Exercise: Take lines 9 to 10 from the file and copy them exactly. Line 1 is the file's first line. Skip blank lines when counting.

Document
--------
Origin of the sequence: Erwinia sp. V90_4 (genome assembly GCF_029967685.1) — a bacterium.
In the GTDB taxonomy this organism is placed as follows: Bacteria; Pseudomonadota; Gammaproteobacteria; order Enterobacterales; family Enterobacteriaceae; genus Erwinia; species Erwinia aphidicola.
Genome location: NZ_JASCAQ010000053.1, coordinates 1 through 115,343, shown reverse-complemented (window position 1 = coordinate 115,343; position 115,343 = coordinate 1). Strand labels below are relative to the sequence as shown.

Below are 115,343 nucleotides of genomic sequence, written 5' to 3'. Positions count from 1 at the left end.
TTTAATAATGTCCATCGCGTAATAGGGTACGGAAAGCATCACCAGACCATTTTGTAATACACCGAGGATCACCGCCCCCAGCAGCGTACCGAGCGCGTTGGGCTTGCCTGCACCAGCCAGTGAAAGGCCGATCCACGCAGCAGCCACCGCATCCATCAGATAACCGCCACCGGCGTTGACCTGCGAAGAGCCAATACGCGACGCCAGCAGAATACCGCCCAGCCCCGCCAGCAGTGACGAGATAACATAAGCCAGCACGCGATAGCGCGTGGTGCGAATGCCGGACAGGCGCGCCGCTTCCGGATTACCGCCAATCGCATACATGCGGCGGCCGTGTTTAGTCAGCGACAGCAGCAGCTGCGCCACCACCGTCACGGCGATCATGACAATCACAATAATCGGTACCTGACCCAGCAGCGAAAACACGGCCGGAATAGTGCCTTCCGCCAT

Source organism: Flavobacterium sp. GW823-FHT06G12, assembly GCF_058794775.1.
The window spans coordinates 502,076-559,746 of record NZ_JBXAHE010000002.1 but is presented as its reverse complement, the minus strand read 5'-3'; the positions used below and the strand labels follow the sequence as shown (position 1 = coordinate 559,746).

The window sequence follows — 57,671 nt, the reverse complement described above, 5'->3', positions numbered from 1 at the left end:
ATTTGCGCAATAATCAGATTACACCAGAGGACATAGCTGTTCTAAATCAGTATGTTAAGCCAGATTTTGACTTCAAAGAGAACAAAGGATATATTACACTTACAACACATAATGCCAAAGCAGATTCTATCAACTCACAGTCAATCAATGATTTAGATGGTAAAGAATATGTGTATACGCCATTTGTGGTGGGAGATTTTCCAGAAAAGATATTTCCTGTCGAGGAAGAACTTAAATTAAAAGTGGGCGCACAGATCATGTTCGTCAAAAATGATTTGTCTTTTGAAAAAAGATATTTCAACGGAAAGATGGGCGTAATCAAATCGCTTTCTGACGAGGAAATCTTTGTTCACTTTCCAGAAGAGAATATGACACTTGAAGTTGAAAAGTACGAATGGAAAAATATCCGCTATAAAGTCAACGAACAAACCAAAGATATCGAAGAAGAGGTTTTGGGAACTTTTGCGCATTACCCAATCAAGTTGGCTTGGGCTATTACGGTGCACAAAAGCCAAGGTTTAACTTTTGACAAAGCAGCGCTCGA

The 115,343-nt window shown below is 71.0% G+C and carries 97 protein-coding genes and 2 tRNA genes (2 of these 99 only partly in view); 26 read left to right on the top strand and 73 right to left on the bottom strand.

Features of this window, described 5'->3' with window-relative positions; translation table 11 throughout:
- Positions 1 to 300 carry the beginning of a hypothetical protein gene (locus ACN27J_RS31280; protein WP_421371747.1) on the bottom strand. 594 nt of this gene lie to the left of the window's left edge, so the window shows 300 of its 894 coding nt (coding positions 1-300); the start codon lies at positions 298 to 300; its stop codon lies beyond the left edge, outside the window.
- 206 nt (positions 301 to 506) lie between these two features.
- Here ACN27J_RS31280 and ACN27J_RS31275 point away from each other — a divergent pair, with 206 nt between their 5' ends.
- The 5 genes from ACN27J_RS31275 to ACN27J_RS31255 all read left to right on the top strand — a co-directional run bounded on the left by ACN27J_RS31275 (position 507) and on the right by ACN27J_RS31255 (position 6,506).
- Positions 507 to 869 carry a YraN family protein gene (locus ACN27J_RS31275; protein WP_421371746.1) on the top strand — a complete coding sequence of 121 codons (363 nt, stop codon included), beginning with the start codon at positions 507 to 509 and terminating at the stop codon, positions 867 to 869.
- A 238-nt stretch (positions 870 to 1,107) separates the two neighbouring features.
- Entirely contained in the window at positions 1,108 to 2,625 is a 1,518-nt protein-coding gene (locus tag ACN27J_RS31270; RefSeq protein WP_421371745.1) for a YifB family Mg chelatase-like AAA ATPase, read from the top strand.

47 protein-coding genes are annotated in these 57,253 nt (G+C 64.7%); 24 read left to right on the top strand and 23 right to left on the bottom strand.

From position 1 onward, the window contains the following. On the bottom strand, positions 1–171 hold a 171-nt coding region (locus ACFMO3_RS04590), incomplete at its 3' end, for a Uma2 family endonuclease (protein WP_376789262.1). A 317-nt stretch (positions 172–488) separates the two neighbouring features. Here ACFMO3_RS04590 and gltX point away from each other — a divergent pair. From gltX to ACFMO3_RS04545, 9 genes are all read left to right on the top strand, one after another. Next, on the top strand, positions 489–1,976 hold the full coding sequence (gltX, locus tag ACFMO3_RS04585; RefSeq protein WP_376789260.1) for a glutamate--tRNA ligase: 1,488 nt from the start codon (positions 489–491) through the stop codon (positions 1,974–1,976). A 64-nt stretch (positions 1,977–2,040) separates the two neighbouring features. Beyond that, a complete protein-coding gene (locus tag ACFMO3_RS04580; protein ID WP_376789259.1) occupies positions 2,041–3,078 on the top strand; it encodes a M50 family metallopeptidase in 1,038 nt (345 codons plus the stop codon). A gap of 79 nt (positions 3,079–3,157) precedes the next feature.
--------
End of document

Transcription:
ATTTGCGCAATAATCAGATTACACCAGAGGACATAGCTGTTCTAAATCAGTATGTTAAGCCAGATTTTGACTTCAAAGAGAACAAAGGATATATTACACTTACAACACATAATGCCAAAGCAGATTCTATCAACTCACAGTCAATCAATGATTTAGATGGTAAAGAATATGTGTATACGCCATTTGTGGTGGGAGATTTTCCAGAAAAGATATTTCCTGTCGAGGAAGAACTTAAATTAAAAGTGGGCGCACAGATCATGTTCGTCAAAAATGATTTGTCTTTTGAAAAAAGATATTTCAACGGAAAGATGGGCGTAATCAAATCGCTTTCTGACGAGGAAATCTTTGTTCACTTTCCAGAAGAGAATATGACACTTGAAGTTGAAAAGTACGAATGGAAAAATATCCGCTATAAAGTCAACGAACAAACCAAAGATATCGAAGAAGAGGTTTTGGGAACTTTTGCGCATTACCCAATCAAGTTGGCTTGGGCTATTACGGTGCACAAAAGCCAAGGTTTAACTTTTGACAAAGCAGCGCTCGA

The 115,343-nt window shown below is 71.0% G+C and carries 97 protein-coding genes and 2 tRNA genes (2 of these 99 only partly in view); 26 read left to right on the top strand and 73 right to left on the bottom strand.